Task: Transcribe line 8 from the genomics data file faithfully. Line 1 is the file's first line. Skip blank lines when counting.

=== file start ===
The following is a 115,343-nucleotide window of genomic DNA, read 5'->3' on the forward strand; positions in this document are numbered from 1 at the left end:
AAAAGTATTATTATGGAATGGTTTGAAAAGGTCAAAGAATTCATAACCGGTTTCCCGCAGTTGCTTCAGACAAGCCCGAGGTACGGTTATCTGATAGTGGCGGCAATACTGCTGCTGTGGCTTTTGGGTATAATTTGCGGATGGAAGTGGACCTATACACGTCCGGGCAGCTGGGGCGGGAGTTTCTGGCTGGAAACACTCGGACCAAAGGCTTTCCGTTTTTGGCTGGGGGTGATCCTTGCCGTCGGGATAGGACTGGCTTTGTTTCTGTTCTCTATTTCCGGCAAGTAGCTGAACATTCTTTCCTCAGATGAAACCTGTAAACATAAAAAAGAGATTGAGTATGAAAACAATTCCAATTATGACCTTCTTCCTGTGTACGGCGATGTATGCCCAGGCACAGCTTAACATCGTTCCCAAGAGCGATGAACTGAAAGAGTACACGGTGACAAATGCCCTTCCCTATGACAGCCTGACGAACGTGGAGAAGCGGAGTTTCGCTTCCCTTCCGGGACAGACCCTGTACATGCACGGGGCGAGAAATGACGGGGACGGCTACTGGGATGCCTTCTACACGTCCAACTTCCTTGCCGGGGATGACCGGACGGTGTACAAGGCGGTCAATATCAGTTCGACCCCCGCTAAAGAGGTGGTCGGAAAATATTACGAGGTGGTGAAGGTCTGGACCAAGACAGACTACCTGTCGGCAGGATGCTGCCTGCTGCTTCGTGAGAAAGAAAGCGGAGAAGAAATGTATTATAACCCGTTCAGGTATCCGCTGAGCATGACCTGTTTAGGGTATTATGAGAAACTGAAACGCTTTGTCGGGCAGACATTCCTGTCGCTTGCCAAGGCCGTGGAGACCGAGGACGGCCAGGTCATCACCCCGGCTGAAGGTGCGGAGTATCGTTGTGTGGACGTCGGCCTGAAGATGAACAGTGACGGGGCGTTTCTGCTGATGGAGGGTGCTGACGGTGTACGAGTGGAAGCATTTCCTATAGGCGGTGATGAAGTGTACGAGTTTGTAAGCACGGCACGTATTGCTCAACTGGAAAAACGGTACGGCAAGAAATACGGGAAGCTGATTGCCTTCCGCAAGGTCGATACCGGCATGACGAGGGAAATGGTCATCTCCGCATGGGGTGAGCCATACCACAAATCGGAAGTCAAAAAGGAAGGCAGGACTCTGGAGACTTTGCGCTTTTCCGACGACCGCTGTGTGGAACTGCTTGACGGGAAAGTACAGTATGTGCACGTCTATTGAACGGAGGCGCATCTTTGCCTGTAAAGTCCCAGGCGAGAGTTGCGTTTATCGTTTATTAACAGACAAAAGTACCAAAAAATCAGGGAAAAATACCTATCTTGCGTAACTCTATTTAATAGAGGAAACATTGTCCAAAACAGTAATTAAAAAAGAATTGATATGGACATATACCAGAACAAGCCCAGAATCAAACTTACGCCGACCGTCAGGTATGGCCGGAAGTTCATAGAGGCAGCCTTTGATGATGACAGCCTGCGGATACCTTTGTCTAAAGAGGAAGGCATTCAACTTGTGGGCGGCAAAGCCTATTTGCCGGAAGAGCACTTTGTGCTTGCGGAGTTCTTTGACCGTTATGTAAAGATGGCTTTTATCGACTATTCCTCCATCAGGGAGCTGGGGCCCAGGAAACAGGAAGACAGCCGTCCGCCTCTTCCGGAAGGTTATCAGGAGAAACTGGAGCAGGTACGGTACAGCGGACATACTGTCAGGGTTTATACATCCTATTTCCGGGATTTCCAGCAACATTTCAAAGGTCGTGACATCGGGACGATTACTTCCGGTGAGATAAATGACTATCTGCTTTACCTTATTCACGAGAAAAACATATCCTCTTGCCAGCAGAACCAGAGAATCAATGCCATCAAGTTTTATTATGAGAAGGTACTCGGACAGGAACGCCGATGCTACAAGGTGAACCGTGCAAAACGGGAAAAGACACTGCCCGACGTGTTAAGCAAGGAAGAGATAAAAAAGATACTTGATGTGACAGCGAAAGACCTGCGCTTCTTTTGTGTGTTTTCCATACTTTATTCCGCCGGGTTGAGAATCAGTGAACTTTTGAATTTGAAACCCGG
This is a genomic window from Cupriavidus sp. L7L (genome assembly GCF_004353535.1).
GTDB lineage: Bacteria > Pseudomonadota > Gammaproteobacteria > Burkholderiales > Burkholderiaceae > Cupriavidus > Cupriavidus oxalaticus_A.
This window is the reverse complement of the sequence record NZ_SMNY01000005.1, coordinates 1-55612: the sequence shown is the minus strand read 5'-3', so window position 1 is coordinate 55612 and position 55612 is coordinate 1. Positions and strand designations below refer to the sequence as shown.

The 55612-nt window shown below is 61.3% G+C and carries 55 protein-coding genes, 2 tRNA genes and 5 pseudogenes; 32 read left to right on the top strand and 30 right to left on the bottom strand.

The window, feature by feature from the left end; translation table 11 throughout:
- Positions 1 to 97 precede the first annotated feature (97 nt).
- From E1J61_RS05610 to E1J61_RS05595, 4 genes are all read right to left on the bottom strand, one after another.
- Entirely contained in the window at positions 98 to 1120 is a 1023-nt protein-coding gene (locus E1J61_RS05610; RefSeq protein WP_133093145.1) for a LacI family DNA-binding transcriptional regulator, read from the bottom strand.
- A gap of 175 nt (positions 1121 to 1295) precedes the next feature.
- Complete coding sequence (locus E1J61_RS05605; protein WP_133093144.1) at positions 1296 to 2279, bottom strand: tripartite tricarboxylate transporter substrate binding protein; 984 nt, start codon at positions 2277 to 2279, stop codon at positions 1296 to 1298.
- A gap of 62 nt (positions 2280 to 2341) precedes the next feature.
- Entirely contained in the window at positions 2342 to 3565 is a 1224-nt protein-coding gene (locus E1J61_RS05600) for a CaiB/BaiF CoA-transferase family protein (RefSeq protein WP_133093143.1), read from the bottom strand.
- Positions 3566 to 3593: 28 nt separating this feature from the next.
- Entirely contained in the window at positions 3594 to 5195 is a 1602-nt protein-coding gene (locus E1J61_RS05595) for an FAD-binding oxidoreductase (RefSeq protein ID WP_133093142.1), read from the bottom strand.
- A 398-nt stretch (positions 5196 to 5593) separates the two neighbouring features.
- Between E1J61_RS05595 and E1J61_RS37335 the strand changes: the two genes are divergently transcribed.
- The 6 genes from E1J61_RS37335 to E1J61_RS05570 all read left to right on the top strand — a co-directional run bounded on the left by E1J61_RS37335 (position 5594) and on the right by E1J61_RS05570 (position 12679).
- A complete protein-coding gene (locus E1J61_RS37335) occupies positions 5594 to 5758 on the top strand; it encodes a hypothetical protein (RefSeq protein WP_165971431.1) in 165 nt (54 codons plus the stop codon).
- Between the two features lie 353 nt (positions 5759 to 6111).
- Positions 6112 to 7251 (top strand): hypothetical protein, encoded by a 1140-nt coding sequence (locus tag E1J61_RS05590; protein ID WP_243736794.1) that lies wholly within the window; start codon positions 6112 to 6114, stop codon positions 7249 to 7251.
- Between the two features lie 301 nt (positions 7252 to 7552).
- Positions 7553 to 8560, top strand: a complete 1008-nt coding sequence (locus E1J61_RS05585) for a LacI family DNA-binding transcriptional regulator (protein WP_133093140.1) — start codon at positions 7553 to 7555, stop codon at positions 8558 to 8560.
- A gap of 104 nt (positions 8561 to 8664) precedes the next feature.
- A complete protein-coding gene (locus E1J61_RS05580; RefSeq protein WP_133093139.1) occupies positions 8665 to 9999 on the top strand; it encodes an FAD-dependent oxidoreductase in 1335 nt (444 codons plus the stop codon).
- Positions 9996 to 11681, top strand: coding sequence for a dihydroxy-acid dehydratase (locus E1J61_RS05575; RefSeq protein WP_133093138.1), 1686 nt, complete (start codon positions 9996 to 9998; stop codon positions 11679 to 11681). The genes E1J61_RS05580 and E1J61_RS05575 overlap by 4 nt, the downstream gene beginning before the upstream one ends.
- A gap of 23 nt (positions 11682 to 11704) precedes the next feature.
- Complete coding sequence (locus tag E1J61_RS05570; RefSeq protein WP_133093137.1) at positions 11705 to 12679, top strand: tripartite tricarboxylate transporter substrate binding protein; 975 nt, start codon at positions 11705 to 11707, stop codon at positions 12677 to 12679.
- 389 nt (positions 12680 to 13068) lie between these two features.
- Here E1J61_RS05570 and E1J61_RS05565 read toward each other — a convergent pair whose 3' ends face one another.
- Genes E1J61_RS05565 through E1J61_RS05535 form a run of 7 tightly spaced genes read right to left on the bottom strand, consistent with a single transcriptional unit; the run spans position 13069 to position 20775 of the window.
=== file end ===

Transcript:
- Positions 1 to 97 precede the first annotated feature (97 nt).